In any research, a reliable conclusion can only be drawn if the methodology is sound. If the rules are a medicine hoped to ‘cure’ the game, you cannot judge their success if the patients aren’t even taking the tablets.

Consequently, despite their good intentions and despite the effort it took to get the rules to this point, their trial is looking like a pointless exercise in terms of judging their success or otherwise.

On top of the rules, the evolution in style that teams are adopting at this early stage of the year might also be raising the odd eyebrow. Take Kerry and Roscommon for two very obvious examples of previously attacking teams turning defensive.

Kerry, the goose that always laid the traditionalists’ golden egg of pure football, are going full-on zonal defensive play under new man Peter Keane, with 14 and 15 men regularly in their own half and on occasion inside their own 45-metre line.

This will raise a wry ironic smile in many quarters. Breaths will be held this weekend as they take on Dublin. A win there and the current wisdom of needing to attack Dublin to beat them will be more open to question.

Roscommon, meanwhile, played some of the most open and attractive football in the country over the past few seasons under Kevin McStay but continued to come up short and looked naive on the bigger stage.

Like Kerry, they are under new management in Anthony Cunningham and, likewise, are going unapologetically defensive. A narrow loss to Mayo (which looks all the better given Mayo’s form against Tyrone) coupled with that big result against Monaghan is a good opening for them.

The fact that two new management teams are turning two teams previously known for an atttacking approach into more defensive entities despite the mood for more attacking football and the rule changes, raises more questions than answers. At the very least it suggests the new rules are not the solution they are supposed to be.

Tyrone, meanwhile, are breaking away from their defensive style. What stage they are at in their training cycle or in the development of their new gameplan is key to determining the level of worry that should accompany their two recent performances.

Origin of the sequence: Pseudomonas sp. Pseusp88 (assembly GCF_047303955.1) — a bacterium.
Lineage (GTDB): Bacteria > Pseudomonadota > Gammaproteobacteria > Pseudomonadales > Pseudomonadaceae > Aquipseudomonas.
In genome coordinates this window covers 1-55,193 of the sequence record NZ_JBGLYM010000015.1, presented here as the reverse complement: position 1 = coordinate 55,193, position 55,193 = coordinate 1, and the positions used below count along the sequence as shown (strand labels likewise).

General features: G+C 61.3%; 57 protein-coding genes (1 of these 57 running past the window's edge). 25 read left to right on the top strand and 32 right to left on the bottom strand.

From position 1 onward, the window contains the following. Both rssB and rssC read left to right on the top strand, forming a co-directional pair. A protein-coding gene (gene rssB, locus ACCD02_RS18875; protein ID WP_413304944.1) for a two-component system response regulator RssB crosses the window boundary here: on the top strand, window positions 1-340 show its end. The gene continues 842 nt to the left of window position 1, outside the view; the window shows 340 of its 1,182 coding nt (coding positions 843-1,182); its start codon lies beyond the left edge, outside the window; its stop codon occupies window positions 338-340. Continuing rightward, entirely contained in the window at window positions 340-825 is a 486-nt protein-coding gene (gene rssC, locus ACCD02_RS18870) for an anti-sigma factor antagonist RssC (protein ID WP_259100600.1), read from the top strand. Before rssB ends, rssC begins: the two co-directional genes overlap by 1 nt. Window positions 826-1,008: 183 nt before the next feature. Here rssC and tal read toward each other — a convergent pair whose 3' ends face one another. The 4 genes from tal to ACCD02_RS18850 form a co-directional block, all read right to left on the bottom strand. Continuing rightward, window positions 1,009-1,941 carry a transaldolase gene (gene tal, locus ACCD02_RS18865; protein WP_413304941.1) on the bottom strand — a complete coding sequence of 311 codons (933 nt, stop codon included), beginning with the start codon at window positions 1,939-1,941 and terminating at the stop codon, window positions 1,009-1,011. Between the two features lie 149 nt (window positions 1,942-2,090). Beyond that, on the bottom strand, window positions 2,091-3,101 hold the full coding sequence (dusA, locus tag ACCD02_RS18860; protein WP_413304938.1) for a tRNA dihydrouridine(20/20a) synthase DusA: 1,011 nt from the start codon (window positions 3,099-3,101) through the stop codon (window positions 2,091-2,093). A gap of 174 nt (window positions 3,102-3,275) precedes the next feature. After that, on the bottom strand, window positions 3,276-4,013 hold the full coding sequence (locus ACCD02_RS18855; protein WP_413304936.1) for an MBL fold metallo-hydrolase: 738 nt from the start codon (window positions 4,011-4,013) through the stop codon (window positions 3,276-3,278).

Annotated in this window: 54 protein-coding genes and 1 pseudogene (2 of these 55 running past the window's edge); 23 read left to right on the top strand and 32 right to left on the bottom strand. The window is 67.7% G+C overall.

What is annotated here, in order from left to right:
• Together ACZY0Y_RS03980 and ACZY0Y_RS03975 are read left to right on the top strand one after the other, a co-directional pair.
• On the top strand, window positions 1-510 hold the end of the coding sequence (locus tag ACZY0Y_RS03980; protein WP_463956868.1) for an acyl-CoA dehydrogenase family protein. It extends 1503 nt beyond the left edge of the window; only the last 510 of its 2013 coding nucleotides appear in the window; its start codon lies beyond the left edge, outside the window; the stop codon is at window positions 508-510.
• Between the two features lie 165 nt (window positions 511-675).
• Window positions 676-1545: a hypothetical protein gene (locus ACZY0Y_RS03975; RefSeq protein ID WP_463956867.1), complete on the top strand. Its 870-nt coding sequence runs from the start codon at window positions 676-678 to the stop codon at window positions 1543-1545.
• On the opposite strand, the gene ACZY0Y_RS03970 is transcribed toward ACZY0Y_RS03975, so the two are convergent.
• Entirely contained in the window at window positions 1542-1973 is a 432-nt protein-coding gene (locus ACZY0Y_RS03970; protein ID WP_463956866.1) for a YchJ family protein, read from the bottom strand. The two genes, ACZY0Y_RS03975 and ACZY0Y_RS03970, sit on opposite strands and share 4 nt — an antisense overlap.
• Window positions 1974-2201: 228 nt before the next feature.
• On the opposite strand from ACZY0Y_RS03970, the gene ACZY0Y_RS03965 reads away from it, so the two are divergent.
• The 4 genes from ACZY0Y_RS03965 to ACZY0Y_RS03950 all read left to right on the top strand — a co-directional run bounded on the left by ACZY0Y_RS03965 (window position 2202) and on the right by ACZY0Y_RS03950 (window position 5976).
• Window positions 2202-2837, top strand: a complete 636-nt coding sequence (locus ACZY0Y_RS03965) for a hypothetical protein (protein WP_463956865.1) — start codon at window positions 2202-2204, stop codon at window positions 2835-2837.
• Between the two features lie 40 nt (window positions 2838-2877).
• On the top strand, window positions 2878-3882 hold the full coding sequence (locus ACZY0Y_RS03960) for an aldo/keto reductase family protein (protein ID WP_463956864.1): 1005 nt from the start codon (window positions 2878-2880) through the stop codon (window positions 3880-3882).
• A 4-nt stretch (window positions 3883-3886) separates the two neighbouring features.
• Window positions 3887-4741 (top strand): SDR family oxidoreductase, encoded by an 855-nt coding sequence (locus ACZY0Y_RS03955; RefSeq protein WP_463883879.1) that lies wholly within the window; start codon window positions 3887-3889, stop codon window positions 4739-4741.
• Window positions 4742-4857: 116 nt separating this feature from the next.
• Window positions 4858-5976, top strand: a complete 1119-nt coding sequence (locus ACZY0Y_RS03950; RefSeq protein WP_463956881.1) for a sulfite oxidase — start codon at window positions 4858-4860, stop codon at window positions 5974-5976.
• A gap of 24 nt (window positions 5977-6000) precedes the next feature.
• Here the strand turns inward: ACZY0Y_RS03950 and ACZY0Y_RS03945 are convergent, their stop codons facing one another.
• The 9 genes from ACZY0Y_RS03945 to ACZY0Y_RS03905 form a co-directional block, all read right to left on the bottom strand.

Last Sunday, they appeared to at least be thinking about the use of the advanced mark, moreso than Mayo.

The success or otherwise, once again, cannot be judged because, as a team, they were out of sorts.

On the flip side, the rule proposers have openly said they want to get more contested ball.

Well, Mayo played brilliant, exciting, attacking football. Unfortunately, from a Tyrone perspective, a key attribute of this was their safe maintenance of possession and avoidance of just lumping balls in.

The rareness of contested ball in no way harmed the aesthetics or entertainment of their play. In fact, it only added to it.

So, is there any evidence there that zonal defences are past their sell-by date? Is there any evidence that the new rules will limit their effectiveness and discourage teams to play that way? Is there any evidence that the new rules are creating more attractive styles of play? Eh, no, no and no.

We may be just over a quarter of the way through, but at this early stage I can’t help think the rules trial is a well-intentioned but ultimately wasted venture.